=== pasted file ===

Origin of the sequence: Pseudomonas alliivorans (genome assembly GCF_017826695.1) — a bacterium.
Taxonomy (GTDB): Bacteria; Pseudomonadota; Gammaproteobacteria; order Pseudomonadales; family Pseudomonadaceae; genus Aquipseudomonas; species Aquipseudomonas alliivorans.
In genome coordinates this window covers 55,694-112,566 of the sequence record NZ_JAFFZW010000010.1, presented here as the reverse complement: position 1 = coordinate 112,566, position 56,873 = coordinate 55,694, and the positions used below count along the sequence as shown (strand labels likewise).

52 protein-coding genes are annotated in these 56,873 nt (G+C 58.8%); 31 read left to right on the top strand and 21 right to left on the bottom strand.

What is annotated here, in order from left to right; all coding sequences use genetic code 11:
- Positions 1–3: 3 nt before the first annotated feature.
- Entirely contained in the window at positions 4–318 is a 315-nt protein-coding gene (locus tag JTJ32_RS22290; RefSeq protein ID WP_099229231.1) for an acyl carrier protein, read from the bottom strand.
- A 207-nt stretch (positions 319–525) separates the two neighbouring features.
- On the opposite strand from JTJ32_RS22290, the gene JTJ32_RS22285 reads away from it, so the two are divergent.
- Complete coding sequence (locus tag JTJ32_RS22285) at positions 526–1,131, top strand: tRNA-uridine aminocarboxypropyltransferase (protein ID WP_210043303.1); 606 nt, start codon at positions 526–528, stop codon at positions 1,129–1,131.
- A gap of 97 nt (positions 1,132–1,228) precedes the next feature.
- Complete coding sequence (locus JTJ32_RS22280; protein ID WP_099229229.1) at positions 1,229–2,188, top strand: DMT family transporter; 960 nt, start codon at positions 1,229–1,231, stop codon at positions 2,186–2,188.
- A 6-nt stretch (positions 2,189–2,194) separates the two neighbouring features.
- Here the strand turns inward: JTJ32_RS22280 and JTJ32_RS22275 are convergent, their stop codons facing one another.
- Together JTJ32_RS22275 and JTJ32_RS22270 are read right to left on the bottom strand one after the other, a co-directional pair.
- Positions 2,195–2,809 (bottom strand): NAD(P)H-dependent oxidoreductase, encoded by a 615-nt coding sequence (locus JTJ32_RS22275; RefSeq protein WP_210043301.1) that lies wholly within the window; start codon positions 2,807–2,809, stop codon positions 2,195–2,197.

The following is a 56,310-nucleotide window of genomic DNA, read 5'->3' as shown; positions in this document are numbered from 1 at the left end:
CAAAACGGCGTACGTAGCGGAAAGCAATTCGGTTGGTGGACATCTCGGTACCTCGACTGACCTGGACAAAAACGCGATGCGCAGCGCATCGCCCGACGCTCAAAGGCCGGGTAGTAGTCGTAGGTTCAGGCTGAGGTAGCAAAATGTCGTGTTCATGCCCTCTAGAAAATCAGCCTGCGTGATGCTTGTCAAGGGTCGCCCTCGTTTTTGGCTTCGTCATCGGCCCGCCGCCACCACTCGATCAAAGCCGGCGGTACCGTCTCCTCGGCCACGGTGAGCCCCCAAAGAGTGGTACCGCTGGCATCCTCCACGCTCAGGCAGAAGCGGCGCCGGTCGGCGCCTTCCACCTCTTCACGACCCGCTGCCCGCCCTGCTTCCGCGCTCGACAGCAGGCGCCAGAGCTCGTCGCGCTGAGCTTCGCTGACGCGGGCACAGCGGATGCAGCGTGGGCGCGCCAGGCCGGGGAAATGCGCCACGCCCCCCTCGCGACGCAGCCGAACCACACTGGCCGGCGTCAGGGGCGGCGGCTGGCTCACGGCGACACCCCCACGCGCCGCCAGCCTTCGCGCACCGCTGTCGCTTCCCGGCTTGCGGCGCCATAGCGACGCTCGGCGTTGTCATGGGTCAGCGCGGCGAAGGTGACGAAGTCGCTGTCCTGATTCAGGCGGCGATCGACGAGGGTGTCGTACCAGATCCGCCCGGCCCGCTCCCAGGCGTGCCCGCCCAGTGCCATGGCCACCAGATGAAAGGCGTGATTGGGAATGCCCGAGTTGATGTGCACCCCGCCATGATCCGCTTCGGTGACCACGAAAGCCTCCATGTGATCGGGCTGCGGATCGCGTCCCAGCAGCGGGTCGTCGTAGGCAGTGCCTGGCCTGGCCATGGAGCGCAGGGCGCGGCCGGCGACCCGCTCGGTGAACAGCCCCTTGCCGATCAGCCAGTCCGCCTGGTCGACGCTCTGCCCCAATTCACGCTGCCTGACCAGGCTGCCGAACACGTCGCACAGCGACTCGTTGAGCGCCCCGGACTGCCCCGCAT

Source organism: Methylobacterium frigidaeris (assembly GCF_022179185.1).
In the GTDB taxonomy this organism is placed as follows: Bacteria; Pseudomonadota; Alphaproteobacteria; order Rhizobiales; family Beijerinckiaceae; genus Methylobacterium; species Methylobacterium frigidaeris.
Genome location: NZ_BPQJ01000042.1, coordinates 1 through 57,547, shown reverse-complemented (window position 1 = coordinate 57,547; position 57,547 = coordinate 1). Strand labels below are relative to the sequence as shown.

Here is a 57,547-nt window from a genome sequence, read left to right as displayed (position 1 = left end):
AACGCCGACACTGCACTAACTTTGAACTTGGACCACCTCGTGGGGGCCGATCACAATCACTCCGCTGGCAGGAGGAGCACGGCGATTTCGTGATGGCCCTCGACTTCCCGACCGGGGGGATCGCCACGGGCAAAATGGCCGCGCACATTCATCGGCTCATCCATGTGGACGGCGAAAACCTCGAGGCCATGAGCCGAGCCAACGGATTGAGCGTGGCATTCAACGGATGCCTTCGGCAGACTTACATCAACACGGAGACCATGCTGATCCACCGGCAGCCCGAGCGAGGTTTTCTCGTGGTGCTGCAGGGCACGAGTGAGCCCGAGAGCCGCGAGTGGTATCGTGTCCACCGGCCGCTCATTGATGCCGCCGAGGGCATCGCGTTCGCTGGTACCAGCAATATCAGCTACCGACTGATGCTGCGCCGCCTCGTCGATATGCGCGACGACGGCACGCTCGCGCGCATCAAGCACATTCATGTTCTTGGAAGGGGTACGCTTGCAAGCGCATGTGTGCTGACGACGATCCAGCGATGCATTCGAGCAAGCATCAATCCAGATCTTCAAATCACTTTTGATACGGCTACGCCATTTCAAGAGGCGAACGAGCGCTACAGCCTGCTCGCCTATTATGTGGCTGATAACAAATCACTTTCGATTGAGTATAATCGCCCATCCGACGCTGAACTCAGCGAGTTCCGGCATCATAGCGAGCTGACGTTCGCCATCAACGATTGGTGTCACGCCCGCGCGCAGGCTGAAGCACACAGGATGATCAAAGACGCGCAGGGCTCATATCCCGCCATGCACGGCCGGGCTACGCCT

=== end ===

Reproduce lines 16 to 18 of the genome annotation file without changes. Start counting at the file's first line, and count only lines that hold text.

- Positions 2,195–2,809 (bottom strand): NAD(P)H-dependent oxidoreductase, encoded by a 615-nt coding sequence (locus JTJ32_RS22275; RefSeq protein WP_210043301.1) that lies wholly within the window; start codon positions 2,807–2,809, stop codon positions 2,195–2,197.

The following is a 56,310-nucleotide window of genomic DNA, read 5'->3' as shown; positions in this document are numbered from 1 at the left end:
CAAAACGGCGTACGTAGCGGAAAGCAATTCGGTTGGTGGACATCTCGGTACCTCGACTGACCTGGACAAAAACGCGATGCGCAGCGCATCGCCCGACGCTCAAAGGCCGGGTAGTAGTCGTAGGTTCAGGCTGAGGTAGCAAAATGTCGTGTTCATGCCCTCTAGAAAATCAGCCTGCGTGATGCTTGTCAAGGGTCGCCCTCGTTTTTGGCTTCGTCATCGGCCCGCCGCCACCACTCGATCAAAGCCGGCGGTACCGTCTCCTCGGCCACGGTGAGCCCCCAAAGAGTGGTACCGCTGGCATCCTCCACGCTCAGGCAGAAGCGGCGCCGGTCGGCGCCTTCCACCTCTTCACGACCCGCTGCCCGCCCTGCTTCCGCGCTCGACAGCAGGCGCCAGAGCTCGTCGCGCTGAGCTTCGCTGACGCGGGCACAGCGGATGCAGCGTGGGCGCGCCAGGCCGGGGAAATGCGCCACGCCCCCCTCGCGACGCAGCCGAACCACACTGGCCGGCGTCAGGGGCGGCGGCTGGCTCACGGCGACACCCCCACGCGCCGCCAGCCTTCGCGCACCGCTGTCGCTTCCCGGCTTGCGGCGCCATAGCGACGCTCGGCGTTGTCATGGGTCAGCGCGGCGAAGGTGACGAAGTCGCTGTCCTGATTCAGGCGGCGATCGACGAGGGTGTCGTACCAGATCCGCCCGGCCCGCTCCCAGGCGTGCCCGCCCAGTGCCATGGCCACCAGATGAAAGGCGTGATTGGGAATGCCCGAGTTGATGTGCACCCCGCCATGATCCGCTTCGGTGACCACGAAAGCCTCCATGTGATCGGGCTGCGGATCGCGTCCCAGCAGCGGGTCGTCGTAGGCAGTGCCTGGCCTGGCCATGGAGCGCAGGGCGCGGCCGGCGACCCGCTCGGTGAACAGCCCCTTGCCGATCAGCCAGTCCGCCTGGTCGACGCTCTGCCCCAATTCACGCTGCCTGACCAGGCTGCCGAACACGTCGCACAGCGACTCGTTGAGCGCCCCGGACTGCCCCGCAT